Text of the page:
One of the first rules of diplomacy is: Don’t speak in hypotheticals. So Secretary of State John Kerry made a major gaffe when he told reporters that if Syrian President Bashar Assad would “turn over every single bit of his chemical weapons to the international community” he could avoid a military strike. But Kerry’s off-the-cuff remark seems to have sparked the most promising diplomatic activity on Syria in months. Russia and France have gone into negotiations on a UN resolution to avoid a US strike. And Syria announced on Tuesday that it would sign an international treaty obligating it to destroy its chemical arsenal.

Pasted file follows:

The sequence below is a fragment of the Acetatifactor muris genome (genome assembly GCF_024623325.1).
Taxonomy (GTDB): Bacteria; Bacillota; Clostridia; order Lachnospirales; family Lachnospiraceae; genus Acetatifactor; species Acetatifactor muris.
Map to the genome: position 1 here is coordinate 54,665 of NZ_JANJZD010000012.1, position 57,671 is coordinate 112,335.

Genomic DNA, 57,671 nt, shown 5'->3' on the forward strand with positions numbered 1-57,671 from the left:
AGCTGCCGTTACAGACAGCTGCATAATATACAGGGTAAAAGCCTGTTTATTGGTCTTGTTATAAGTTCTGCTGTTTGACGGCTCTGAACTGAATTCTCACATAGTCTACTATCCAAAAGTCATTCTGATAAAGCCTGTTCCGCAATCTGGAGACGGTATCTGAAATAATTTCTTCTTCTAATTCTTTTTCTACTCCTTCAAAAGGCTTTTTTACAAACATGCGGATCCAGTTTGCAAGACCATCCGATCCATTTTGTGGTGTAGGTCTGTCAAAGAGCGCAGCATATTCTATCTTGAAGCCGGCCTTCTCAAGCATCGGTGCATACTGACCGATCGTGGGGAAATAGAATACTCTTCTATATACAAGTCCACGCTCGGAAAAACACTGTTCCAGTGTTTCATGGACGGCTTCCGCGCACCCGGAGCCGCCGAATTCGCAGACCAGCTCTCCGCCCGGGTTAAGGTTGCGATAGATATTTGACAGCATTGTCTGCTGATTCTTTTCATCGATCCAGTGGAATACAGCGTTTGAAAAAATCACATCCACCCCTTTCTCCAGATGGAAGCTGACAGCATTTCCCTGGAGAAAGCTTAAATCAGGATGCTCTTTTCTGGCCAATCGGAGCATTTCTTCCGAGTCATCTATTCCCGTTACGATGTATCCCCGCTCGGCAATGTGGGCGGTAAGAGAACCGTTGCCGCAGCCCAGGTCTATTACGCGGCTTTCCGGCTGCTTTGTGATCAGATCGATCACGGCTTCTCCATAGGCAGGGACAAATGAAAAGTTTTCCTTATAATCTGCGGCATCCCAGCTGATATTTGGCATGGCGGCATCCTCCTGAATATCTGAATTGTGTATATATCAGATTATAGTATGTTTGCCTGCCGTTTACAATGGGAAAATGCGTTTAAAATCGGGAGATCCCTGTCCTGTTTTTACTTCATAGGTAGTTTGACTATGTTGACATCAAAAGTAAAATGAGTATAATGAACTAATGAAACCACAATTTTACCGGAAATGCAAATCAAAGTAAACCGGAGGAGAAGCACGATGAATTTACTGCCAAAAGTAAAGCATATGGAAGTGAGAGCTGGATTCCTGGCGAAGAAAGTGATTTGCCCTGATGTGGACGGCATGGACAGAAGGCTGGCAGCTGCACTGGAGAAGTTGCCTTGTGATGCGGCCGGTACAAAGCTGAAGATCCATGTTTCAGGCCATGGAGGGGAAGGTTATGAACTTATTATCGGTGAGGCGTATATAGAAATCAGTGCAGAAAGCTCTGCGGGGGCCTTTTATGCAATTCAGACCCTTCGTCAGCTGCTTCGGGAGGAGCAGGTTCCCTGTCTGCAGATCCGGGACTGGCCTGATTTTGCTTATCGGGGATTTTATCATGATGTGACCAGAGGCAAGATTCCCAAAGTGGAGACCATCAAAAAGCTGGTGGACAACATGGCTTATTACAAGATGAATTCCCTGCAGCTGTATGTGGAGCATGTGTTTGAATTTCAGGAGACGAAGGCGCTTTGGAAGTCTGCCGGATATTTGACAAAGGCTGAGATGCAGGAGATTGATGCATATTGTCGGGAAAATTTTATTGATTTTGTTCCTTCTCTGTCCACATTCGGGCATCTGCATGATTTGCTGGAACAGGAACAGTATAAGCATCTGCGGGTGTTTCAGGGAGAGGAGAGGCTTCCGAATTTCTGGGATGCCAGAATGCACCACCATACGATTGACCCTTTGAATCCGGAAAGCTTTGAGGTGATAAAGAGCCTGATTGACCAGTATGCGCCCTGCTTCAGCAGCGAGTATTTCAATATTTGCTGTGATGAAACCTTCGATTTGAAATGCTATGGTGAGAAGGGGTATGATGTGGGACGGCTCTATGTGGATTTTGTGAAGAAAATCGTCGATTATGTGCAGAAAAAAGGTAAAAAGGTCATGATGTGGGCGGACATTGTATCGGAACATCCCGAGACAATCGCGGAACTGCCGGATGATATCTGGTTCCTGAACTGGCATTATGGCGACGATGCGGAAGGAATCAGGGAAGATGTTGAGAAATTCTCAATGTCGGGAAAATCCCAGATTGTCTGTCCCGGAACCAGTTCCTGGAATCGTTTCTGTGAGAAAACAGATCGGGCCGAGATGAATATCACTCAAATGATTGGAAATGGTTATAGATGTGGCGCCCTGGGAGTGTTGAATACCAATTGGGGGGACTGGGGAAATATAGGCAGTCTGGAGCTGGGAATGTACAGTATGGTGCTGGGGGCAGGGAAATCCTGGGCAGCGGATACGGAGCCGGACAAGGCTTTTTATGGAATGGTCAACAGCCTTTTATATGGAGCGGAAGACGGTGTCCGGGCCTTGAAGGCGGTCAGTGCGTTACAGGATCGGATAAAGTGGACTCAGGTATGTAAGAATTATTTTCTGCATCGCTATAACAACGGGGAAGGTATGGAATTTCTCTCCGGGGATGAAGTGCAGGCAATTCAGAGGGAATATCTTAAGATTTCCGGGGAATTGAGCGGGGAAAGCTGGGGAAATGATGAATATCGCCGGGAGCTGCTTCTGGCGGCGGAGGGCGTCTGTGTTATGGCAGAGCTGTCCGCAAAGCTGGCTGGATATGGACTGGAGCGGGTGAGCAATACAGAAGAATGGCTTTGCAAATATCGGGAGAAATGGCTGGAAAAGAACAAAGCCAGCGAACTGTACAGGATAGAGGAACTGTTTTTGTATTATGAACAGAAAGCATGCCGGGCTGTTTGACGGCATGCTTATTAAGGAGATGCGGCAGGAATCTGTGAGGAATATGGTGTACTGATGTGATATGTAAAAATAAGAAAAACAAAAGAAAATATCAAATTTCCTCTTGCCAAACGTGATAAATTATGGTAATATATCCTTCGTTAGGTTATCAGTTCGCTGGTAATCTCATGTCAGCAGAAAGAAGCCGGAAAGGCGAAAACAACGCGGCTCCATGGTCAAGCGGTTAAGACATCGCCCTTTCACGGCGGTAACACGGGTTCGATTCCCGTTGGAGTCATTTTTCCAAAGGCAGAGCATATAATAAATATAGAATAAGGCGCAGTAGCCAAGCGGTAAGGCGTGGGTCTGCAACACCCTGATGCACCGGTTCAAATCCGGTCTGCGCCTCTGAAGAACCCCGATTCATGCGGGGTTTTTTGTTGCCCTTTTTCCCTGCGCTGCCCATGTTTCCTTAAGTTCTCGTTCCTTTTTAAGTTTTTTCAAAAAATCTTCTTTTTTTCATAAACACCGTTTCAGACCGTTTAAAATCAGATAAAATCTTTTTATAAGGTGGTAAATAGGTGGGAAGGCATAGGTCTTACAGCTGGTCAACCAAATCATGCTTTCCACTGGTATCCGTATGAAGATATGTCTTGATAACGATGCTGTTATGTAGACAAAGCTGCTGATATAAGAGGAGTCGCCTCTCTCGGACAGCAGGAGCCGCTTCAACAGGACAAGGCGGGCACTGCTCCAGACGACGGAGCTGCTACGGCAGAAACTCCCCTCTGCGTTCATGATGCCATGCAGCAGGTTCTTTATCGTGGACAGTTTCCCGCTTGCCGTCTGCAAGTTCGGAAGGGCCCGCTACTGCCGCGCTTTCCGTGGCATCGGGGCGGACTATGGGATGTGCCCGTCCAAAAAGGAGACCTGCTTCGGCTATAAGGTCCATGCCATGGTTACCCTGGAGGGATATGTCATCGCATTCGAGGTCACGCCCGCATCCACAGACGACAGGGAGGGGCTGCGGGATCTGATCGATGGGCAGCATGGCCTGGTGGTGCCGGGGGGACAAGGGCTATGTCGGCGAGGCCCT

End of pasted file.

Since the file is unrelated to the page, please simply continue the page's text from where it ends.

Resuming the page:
An outcome in which Assad hands over his chemical stockpile would be acceptable to President Obama, most of Congress, and the international community. Serious questions remain about whether Syria and Russia are acting in good faith. But if Russia’s offer to help secure Syria’s forbidden weapons is sincere, it would accomplish US goals far more effectively than a military strike. It would enforce the international prohibition on chemical weapons, deter the future use of those weapons, and degrade Assad’s military capabilities by relieving him of deadly poisons in his arsenal. It would also address the Obama administration’s greatest fear: that chemical weapons would be stolen by terrorists and used against Americans.